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Kremlin says EU sanctions policy against Russia destructive

October 21, 2016, 14:48 UTC+3 MOSCOW

The Kremlin spokesman comments on the EU summit's discussion on new sanctions on Russia over its actions in Syria

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© AP Photo/Virginia Mayo

MOSCOW, October 21 /TASS/. Kremlin is still considering the EU sanctions policy against Russia to be destructive, Russian President’s Press Secretary Dmitry Peskov told journalists.

"This opinion has remained unchanged. We believe that a stance aimed at expansion and continuation of the anti-Russian sanctions is totally destructive. We think that it is inflicting great damage to Russia’s relations with separate countries and the European Union on the whole. The citizens of countries, which are involved in the economic activities, are the worst hit," Peskov said as he commented a discussion on the need to slam new sanctions on Russia over its actions in Syria which had taken place at the European Union summit in Brussels on October 20-21.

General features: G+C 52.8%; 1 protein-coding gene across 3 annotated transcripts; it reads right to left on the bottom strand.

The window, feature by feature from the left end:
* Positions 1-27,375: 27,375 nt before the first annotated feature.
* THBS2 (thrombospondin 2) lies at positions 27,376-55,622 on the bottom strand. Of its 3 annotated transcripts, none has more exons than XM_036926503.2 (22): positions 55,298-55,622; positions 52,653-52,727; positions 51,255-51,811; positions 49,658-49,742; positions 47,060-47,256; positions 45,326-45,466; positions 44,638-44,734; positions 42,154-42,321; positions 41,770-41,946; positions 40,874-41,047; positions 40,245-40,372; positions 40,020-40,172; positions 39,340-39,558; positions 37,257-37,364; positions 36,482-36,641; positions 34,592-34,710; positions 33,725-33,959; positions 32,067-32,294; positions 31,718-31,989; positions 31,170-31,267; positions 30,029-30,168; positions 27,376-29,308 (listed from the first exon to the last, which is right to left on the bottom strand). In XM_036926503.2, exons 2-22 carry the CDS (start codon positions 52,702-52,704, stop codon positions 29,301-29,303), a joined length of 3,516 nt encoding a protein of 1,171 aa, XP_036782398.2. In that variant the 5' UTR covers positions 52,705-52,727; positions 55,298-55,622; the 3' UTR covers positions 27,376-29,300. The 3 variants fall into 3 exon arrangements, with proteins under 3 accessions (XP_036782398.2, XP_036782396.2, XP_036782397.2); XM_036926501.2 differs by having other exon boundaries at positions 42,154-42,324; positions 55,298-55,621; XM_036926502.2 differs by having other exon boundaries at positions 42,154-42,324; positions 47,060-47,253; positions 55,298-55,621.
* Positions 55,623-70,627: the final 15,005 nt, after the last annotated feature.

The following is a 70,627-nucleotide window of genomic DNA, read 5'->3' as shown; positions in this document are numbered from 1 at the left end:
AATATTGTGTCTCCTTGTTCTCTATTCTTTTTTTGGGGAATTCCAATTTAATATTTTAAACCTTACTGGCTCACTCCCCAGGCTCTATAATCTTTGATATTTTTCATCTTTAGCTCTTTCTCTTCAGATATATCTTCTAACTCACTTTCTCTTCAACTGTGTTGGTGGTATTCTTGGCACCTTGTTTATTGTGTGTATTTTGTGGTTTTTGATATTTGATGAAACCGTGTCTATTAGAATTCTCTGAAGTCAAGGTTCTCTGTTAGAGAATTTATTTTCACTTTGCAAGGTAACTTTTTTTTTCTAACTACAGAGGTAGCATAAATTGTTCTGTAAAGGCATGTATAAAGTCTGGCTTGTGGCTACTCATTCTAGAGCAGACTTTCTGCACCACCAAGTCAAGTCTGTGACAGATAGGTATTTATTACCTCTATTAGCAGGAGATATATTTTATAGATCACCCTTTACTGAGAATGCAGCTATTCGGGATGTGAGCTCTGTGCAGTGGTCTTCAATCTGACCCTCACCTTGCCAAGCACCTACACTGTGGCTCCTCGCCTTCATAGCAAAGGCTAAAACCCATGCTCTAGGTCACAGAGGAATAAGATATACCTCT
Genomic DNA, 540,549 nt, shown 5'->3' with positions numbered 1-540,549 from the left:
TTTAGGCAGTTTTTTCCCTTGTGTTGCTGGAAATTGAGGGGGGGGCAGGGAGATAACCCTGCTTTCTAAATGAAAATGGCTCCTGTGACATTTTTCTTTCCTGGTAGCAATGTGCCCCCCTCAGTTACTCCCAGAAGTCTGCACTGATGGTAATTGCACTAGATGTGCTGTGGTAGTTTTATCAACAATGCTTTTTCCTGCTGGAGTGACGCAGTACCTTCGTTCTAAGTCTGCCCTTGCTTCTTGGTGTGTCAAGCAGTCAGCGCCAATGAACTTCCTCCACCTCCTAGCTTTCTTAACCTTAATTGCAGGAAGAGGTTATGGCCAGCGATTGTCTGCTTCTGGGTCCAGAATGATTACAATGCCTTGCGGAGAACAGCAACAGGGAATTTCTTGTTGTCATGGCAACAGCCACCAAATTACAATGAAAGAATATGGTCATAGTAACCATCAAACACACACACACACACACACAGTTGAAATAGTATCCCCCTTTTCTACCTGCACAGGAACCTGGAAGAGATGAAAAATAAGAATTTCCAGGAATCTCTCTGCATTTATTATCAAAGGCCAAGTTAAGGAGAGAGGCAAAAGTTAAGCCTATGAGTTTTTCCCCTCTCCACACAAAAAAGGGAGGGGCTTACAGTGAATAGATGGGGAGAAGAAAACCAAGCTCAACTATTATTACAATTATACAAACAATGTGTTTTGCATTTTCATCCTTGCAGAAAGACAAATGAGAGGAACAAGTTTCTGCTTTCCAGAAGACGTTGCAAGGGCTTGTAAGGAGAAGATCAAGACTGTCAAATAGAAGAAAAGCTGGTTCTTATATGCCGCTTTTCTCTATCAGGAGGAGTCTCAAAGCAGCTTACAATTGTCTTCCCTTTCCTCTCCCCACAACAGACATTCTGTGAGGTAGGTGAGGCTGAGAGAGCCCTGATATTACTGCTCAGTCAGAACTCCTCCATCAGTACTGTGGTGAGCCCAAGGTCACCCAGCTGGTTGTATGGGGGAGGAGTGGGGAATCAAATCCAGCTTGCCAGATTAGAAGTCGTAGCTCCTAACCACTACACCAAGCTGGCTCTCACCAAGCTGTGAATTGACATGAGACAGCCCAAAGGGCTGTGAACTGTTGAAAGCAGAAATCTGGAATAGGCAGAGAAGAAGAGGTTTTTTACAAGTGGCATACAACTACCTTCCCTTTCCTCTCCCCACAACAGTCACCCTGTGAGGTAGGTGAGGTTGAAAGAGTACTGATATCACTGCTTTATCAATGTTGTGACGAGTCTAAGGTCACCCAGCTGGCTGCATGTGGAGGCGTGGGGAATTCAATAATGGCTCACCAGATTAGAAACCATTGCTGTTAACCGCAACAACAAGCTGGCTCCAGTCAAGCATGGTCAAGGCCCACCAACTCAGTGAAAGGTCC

The Kremlin spokesperson added that ordinary farmers, ordinary producers, service providers and other people were suffering from the anti-Russian sanctions in Europe. "Anyway, these sanctions are in no way contributing to the solution of problems of our joint discussion," the Kremlin press secretary concluded.

Previous media reports said that Italian Prime Minister Matteo Renzi had convinced the leaders of Germany, France and Britain to give up the idea of imposing sanctions on Russia over its policy in Syria. According to newspapers, the talks lasted for 9 hours during which Renzi insisted on the need to give up the proposal on new restrictive measures against Russia submitted by Berlin, Paris and London. After the EU summit’s first day, Renzi described as senseless the imposition of a new wave of sanctions on Russia over Syria.

European Council President Donald Tusk said, in turn, the heads of state and government of the European Union countries urged Russia to end violence in Syria but he did not mention a possibility of new sanctions. European sources said on the summit’s sidelines that the discussion on Russia had lasted longer than expected because the EU leaders hesitated if a sanctions warning should be included in the final declaration.

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